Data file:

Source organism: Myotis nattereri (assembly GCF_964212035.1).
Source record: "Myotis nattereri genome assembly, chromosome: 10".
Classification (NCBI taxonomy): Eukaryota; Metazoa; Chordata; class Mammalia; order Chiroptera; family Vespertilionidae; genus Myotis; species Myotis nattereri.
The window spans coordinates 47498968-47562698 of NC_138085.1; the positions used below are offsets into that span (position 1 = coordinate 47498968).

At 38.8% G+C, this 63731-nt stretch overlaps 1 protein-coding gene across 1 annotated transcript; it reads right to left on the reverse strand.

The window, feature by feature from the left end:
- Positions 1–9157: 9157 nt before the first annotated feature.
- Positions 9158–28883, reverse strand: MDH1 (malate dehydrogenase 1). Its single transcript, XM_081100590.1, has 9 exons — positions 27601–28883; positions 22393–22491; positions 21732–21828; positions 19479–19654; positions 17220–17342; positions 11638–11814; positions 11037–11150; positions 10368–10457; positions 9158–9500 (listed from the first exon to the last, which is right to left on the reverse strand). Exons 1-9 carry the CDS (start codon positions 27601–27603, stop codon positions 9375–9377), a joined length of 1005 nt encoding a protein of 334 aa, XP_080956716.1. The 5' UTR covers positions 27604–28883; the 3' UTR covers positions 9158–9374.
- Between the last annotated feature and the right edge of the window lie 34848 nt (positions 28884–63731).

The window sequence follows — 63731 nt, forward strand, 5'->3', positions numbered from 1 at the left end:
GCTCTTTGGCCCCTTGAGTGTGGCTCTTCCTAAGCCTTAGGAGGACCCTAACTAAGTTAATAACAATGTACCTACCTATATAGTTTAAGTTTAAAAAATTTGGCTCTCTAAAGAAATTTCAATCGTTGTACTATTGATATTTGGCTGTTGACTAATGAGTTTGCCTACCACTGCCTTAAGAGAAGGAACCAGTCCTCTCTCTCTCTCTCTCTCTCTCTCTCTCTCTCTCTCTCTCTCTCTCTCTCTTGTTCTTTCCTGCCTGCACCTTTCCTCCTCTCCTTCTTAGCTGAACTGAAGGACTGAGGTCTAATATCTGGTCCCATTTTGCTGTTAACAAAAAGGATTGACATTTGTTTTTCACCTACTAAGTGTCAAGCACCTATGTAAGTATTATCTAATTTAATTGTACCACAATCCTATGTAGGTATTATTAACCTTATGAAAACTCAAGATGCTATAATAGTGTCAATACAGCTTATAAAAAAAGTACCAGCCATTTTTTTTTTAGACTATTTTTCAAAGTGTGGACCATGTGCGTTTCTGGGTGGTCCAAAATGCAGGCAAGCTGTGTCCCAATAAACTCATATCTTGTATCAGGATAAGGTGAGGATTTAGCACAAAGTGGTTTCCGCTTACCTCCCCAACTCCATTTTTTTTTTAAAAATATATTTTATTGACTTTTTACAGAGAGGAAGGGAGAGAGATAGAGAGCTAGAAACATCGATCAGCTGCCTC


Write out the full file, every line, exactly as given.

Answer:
Source organism: Myotis nattereri (assembly GCF_964212035.1).
Source record: "Myotis nattereri genome assembly, chromosome: 10".
Classification (NCBI taxonomy): Eukaryota; Metazoa; Chordata; class Mammalia; order Chiroptera; family Vespertilionidae; genus Myotis; species Myotis nattereri.
The window spans coordinates 47498968-47562698 of NC_138085.1; the positions used below are offsets into that span (position 1 = coordinate 47498968).

At 38.8% G+C, this 63731-nt stretch overlaps 1 protein-coding gene across 1 annotated transcript; it reads right to left on the reverse strand.

The window, feature by feature from the left end:
- Positions 1–9157: 9157 nt before the first annotated feature.
- Positions 9158–28883, reverse strand: MDH1 (malate dehydrogenase 1). Its single transcript, XM_081100590.1, has 9 exons — positions 27601–28883; positions 22393–22491; positions 21732–21828; positions 19479–19654; positions 17220–17342; positions 11638–11814; positions 11037–11150; positions 10368–10457; positions 9158–9500 (listed from the first exon to the last, which is right to left on the reverse strand). Exons 1-9 carry the CDS (start codon positions 27601–27603, stop codon positions 9375–9377), a joined length of 1005 nt encoding a protein of 334 aa, XP_080956716.1. The 5' UTR covers positions 27604–28883; the 3' UTR covers positions 9158–9374.
- Between the last annotated feature and the right edge of the window lie 34848 nt (positions 28884–63731).

The window sequence follows — 63731 nt, forward strand, 5'->3', positions numbered from 1 at the left end:
GCTCTTTGGCCCCTTGAGTGTGGCTCTTCCTAAGCCTTAGGAGGACCCTAACTAAGTTAATAACAATGTACCTACCTATATAGTTTAAGTTTAAAAAATTTGGCTCTCTAAAGAAATTTCAATCGTTGTACTATTGATATTTGGCTGTTGACTAATGAGTTTGCCTACCACTGCCTTAAGAGAAGGAACCAGTCCTCTCTCTCTCTCTCTCTCTCTCTCTCTCTCTCTCTCTCTCTCTCTCTCTCTTGTTCTTTCCTGCCTGCACCTTTCCTCCTCTCCTTCTTAGCTGAACTGAAGGACTGAGGTCTAATATCTGGTCCCATTTTGCTGTTAACAAAAAGGATTGACATTTGTTTTTCACCTACTAAGTGTCAAGCACCTATGTAAGTATTATCTAATTTAATTGTACCACAATCCTATGTAGGTATTATTAACCTTATGAAAACTCAAGATGCTATAATAGTGTCAATACAGCTTATAAAAAAAGTACCAGCCATTTTTTTTTTAGACTATTTTTCAAAGTGTGGACCATGTGCGTTTCTGGGTGGTCCAAAATGCAGGCAAGCTGTGTCCCAATAAACTCATATCTTGTATCAGGATAAGGTGAGGATTTAGCACAAAGTGGTTTCCGCTTACCTCCCCAACTCCATTTTTTTTTTAAAAATATATTTTATTGACTTTTTACAGAGAGGAAGGGAGAGAGATAGAGAGCTAGAAACATCGATCAGCTGCCTC